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Pseudo-Kaposi Sarcoma (Acroangiodermatitis) Clinical Presentation

  • Author: Zoltan Trizna, MD, PhD; Chief Editor: Dirk M Elston, MD  more...
 
Updated: Jan 08, 2016
 

History

A history of venous stasis, arteriovenous shunt for hemodialysis, or a long-standing arteriovenous malformation is usually present. A limb prosthesis may be present. Patients occasionally experience pruritus and pain.

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Physical

Confluent, violaceous or brown-black papules cover large areas of the distal parts of the legs. Ulceration and bleeding are sometimes noted. Bilateral lesions are usually associated with chronic venous insufficiency, whereas unilateral lesions suggest an underlying vascular malformation. Note the images below.

The physical findings in this patient who is HIV nThe physical findings in this patient who is HIV negative remained the same over a 3-year period.
Lesions on the shin of a patient who is HIV negatiLesions on the shin of a patient who is HIV negative.
Classic Kaposi sarcoma on the foot of an elderly pClassic Kaposi sarcoma on the foot of an elderly patient who is HIV negative. Compare this photo to the clinical photos of acroangiodermatitis.
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Causes

Severe, chronic venous stasis and the insufficiency of the muscle pump most commonly result in an elevated capillary pressure. Other factors (eg, an arteriovenous shunt for hemodialysis) may increase venous stasis and lead to the formation of arteriovenous channels. A rare case of acroangiodermatitis associated with a congenital arteriovenous malformation of the leg was also described (Stewart-Bluefarb syndrome).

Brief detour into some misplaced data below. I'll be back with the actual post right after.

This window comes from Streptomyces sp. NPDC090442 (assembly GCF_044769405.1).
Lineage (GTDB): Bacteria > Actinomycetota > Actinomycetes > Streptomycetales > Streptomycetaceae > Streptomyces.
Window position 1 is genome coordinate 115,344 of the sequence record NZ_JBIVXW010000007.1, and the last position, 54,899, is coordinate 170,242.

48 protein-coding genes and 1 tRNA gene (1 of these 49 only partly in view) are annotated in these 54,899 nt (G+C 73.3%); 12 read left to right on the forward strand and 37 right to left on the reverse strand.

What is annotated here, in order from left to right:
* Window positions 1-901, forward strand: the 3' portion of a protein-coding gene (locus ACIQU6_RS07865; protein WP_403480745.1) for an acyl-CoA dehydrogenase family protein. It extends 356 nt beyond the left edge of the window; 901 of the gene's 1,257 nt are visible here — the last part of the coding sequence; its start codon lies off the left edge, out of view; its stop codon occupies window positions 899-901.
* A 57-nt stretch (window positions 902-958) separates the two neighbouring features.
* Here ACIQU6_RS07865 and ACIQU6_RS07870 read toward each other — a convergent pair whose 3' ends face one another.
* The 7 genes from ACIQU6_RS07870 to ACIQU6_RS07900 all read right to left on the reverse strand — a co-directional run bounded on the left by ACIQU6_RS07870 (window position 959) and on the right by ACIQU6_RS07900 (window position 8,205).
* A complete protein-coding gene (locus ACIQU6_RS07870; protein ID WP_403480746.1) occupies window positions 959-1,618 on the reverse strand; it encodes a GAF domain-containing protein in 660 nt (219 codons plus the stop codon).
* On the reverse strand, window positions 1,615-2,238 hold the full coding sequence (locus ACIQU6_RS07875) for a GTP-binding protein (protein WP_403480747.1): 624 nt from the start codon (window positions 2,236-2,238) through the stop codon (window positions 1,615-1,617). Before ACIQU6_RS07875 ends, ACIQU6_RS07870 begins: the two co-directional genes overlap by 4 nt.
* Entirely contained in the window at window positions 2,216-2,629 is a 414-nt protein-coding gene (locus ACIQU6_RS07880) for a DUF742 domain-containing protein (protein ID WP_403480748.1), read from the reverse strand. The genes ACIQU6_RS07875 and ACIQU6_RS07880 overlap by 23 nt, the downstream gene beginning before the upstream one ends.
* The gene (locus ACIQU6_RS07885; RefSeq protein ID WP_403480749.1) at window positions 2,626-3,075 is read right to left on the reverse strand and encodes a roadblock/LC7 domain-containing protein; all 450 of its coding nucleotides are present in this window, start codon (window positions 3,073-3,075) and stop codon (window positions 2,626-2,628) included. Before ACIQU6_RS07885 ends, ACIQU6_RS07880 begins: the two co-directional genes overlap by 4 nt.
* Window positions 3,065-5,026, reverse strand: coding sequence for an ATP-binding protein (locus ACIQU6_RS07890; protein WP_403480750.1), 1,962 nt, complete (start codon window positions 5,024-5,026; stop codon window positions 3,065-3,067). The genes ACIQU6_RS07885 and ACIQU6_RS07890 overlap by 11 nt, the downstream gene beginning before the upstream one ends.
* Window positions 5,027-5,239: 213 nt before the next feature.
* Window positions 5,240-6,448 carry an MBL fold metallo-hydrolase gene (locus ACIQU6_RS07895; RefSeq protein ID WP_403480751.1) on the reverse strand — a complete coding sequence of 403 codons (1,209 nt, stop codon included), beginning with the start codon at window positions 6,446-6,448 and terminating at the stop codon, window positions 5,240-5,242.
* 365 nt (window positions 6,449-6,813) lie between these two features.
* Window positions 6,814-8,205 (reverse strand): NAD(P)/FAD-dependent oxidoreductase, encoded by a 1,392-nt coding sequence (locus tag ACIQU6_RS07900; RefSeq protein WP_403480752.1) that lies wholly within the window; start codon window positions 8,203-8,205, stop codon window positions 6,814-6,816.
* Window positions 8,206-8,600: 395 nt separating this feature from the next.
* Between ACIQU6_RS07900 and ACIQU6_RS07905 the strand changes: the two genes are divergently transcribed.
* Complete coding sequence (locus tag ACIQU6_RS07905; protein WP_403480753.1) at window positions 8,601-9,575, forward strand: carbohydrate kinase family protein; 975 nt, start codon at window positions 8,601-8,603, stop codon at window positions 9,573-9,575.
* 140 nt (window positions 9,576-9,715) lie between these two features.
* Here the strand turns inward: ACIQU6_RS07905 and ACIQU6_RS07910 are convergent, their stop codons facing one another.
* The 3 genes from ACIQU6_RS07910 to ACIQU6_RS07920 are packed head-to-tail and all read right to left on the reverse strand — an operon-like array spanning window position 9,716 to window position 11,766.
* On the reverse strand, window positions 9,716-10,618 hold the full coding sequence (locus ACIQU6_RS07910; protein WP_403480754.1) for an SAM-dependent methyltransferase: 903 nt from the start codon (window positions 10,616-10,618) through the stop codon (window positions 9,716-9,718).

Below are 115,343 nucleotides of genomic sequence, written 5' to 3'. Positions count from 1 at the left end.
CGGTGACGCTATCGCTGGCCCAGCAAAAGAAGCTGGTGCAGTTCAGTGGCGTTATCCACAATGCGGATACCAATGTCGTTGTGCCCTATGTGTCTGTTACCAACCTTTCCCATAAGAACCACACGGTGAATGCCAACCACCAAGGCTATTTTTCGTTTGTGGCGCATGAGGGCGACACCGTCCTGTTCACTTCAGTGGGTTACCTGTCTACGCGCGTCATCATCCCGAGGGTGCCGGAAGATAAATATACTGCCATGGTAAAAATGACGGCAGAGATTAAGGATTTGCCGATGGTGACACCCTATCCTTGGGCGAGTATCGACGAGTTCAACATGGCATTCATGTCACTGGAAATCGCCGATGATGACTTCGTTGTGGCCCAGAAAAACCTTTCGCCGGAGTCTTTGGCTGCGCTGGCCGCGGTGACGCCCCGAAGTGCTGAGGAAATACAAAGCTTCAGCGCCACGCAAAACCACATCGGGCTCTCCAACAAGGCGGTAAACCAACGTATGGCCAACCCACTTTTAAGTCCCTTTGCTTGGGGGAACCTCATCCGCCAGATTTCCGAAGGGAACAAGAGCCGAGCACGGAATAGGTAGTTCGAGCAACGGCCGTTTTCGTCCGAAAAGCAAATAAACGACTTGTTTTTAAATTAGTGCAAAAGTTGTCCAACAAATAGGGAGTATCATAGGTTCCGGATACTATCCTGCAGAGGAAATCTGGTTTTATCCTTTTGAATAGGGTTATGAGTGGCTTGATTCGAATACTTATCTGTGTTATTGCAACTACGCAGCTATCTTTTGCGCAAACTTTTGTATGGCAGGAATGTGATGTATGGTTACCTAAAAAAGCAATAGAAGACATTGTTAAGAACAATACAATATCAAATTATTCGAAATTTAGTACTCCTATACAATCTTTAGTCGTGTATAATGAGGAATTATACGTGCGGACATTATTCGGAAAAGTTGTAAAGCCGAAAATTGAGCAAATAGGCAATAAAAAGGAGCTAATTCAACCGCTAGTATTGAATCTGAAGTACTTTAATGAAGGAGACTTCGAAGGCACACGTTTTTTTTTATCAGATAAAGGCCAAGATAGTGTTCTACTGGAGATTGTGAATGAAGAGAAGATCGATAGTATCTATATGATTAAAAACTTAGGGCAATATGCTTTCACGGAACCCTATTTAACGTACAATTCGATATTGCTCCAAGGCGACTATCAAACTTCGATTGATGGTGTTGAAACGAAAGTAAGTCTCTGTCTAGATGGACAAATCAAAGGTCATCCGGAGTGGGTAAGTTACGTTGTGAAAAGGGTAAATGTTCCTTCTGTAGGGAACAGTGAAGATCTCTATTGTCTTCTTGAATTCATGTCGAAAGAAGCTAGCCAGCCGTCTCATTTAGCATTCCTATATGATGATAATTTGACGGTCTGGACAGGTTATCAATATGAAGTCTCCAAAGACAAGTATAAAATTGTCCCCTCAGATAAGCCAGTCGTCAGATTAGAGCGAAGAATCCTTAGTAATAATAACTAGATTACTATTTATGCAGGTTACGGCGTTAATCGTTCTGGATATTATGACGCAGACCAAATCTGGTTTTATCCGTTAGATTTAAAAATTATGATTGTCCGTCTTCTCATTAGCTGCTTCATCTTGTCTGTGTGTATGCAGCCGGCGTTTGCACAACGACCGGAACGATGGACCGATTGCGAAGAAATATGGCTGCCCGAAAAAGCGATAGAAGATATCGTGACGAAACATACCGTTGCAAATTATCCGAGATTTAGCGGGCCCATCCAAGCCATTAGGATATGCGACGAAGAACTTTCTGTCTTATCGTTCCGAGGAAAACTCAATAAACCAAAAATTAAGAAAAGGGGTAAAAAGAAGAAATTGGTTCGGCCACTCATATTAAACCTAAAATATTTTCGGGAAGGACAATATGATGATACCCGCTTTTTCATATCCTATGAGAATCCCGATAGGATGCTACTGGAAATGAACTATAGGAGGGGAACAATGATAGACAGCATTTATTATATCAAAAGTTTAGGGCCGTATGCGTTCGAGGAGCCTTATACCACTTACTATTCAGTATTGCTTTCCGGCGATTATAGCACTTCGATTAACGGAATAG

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Contributor Information and Disclosures
Author

Zoltan Trizna, MD, PhD Private Practice

Zoltan Trizna, MD, PhD is a member of the following medical societies: Texas Medical Association

Disclosure: Nothing to disclose.

Coauthor(s)

Ronald P Rapini, MD Professor and Chair, Department of Dermatology, The University of Texas MD Anderson Cancer Center; Distinguished Chernosky Professor and Chair of Dermatology, Professor of Pathology, University of Texas McGovern Medical School at Houston

Ronald P Rapini, MD is a member of the following medical societies: American Academy of Dermatology, American Medical Association, American Society for Dermatologic Surgery, American Society for MOHS Surgery, Society for Investigative Dermatology, Texas Medical Association

Disclosure: Received royalty from Elsevier publishers for independent contractor; May receive consulting fee from FDA panel for consulting in future, since I am on one of their committees, but at this time so far have received zero from FDA.

Specialty Editor Board

Michael J Wells, MD, FAAD Associate Professor, Department of Dermatology, Texas Tech University Health Sciences Center, Paul L Foster School of Medicine

Michael J Wells, MD, FAAD is a member of the following medical societies: Alpha Omega Alpha, American Academy of Dermatology, American Medical Association, Texas Medical Association

Disclosure: Nothing to disclose.

Jeffrey J Miller, MD Associate Professor of Dermatology, Pennsylvania State University College of Medicine; Staff Dermatologist, Pennsylvania State Milton S Hershey Medical Center

Jeffrey J Miller, MD is a member of the following medical societies: Alpha Omega Alpha, American Academy of Dermatology, Society for Investigative Dermatology, Association of Professors of Dermatology, North American Hair Research Society

Disclosure: Nothing to disclose.

Chief Editor

Dirk M Elston, MD Professor and Chairman, Department of Dermatology and Dermatologic Surgery, Medical University of South Carolina College of Medicine

Dirk M Elston, MD is a member of the following medical societies: American Academy of Dermatology

Disclosure: Nothing to disclose.

Additional Contributors